Saltee Islands – the colours of May

Kilmore Quay

This time I visited Great Saltee island in May, a month earlier than I usually do.  Kilmore Quay marina is busy as always, and Razorbill, the boat we will travel on, is moored at her usual place near the slipway.

I have a couple of minutes to take a few pictures. Love the name of this fishing boat 🙂 Once again I remember my good intention to purchase myself an inflatable float vest… Next time for sure!

Kilmore quay

The sea is smooth, and our 5 km trip lasts only 15 minutes.

“All people young and old, are welcome to come, see and enjoy the islands, and leave them as they found them for the unborn generations to come see and enjoy.”    Michael the First

Great Saltee

Michael the First, then farmer’s son Michael Neale, bought the islands in 1943.

“It was never my intention to make a profit from these islands.  Day visitors are welcome to come and enjoy at no cost.  Bird watchers will always remain welcome.”  Michael the First

From the bird’s view Obelisk is in the shape of the Maltese Cross. Each side of the Obelisk has inscriptions, and on the front, under the image of the Prince, it reads:

“Nothing is impossible to the man who can, will, then do. / This is the only law of success. This monument was erected by Prince Michael the First as a symbol to all children that be hard work, perseverance, their dreams and ambitions  may also be realised”.

Saltee Islands

The Chair, or the Throne, is dedicated to his mother.

” This chair is erected in memory of my mother to whom I made a vow when I was ten years old that one day I would own the Saltee Islands and become the First Prince of the Saltees. Henceforth, my heirs and successors can only proclaim themselves Prince of these Islands by sitting in this chair fully garbed in the robes and crown of the Islands and take the Oath of Succession”. Michael the First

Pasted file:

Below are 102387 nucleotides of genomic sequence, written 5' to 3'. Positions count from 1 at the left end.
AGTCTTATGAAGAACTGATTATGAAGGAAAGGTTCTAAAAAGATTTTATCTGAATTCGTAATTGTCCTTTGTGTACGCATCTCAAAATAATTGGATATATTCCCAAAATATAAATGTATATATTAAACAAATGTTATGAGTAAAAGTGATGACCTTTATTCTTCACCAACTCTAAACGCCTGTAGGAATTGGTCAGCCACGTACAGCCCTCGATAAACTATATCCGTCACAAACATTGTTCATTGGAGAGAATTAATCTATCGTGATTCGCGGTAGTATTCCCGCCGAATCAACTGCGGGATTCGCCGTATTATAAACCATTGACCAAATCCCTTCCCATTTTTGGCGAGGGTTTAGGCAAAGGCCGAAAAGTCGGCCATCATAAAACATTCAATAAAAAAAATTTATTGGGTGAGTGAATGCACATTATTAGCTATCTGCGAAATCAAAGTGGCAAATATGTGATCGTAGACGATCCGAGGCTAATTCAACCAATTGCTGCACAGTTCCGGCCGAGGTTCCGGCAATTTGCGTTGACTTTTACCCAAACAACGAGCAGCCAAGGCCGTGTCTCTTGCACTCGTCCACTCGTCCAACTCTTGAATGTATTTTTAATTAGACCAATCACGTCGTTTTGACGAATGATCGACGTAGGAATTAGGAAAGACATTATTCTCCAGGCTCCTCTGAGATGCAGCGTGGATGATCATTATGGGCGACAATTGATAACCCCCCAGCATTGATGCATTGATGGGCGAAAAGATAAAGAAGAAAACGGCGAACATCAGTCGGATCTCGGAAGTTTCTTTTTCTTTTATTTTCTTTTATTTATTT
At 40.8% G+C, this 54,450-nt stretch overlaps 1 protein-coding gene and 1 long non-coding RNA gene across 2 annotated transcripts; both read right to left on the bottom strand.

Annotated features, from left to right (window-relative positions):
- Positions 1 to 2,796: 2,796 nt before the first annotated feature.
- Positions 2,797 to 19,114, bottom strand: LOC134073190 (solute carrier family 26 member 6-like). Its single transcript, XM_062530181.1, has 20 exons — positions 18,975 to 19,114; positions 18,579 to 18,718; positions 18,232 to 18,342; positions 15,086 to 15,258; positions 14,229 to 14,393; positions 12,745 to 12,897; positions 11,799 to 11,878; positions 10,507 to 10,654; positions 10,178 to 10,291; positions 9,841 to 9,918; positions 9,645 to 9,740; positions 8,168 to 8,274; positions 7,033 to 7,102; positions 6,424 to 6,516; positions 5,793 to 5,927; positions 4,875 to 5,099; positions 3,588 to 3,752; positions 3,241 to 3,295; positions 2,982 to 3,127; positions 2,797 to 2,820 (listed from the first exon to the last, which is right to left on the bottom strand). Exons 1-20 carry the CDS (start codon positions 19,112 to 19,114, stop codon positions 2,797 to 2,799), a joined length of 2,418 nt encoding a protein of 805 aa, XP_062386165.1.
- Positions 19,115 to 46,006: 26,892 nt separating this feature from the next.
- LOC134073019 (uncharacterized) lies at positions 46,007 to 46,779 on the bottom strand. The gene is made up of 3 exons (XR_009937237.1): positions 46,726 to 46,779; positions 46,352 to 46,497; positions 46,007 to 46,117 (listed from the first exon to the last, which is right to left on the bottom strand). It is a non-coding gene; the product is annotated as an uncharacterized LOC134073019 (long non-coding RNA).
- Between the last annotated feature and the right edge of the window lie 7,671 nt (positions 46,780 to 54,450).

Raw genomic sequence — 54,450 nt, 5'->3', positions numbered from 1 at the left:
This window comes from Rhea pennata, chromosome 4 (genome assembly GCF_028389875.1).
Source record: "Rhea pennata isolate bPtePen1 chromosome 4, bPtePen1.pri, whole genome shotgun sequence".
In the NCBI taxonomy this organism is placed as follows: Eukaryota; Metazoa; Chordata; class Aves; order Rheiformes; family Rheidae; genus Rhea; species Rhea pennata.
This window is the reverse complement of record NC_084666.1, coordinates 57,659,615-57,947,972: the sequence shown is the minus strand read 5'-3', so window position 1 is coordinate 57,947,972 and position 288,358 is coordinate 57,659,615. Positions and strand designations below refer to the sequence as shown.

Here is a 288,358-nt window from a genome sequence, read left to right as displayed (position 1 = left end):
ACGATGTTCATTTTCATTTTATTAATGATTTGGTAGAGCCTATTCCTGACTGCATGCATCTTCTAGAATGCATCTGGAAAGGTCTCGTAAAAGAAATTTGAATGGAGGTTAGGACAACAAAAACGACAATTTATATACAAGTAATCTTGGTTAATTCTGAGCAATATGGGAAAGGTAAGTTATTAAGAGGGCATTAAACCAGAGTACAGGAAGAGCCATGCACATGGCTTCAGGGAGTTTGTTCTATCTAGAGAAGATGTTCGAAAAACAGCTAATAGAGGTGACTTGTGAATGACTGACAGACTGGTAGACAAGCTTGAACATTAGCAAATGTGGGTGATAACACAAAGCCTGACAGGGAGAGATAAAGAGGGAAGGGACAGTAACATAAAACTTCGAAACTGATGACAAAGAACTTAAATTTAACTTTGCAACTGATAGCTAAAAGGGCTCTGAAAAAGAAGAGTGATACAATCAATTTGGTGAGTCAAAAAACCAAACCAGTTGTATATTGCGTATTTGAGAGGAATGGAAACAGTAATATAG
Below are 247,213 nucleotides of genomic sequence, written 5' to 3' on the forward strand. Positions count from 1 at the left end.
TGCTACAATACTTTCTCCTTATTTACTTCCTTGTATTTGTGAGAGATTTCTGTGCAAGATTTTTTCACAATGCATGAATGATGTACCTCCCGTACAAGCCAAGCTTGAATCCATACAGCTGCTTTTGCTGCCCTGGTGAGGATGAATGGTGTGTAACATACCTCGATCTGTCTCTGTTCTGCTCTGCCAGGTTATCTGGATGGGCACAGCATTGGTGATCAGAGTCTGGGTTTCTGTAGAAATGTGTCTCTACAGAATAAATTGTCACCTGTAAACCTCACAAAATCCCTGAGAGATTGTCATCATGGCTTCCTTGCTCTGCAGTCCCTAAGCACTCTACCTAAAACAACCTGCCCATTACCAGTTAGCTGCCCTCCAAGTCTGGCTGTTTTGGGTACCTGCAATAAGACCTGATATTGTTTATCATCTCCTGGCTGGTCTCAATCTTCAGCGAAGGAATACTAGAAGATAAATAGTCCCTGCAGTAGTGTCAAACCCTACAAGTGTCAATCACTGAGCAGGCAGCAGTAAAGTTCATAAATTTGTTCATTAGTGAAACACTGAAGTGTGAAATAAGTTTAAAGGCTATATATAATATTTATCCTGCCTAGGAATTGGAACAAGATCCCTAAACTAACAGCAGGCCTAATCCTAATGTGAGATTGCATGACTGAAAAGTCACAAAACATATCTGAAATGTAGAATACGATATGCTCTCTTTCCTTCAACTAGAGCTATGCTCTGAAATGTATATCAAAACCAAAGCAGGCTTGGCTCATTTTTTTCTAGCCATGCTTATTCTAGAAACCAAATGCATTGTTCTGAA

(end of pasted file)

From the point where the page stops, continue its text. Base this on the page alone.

Saltee Islands

The Islands have a long history and they used to be inhabited and farmed. There is a rumor that the Islands were accidentally made by the Devil himself while he was being chased by St Patrick. The evil creature took two handfuls of rocks from the Comeragh Mountains between Lemybrian and Kilmacthomas,  and then dropped them on the run in the Celtic Sea.  St Patrick built a causeway, just a mile from Kilmore Quay, to connect the islands to the mainland. It is dangerous to swim around the St Patrick’s causeway because of the very strong riptides. When the tide is in, the causeway is almost completely submerged. Don’t try to walk in the shallow water – the current is very strong and will sweep you off your feet.

But let’s get to the point. I am here to see the puffins 🙂

Saltee Islands

puffin

puffin

This trip was different, and I only saw four puffins. Every year they return to the same place.

I took off across the island to see the Gannets. The island looks beautiful in May. Bluebells and Sea Campions painted it in blue and white.

Saltee Islands

Saltee Islands

I saw two Eurasian Rock Pipit couples in exactly the same place as the year before.

Saltee Islands

Rock Pipit

I also saw unusually many Cinnabar butterflies, all over the place. On a closer inspection, they were all dead! This one was being consumed by a spider…

The path turned to the edge of the cliff. This is a young Lesser Black-backed gull.

Gracious Guillemots don’t mind posing for a picture.

Guillemot

Saltee Islands

I am approaching the highest point of the island. An almost vertical climb will take me to the land of Great Black-backed gulls. More pictures next week.

Thank you for your company! You are the best.

Saltee Islands

Here you can find some of my previous post about Saltee Islands.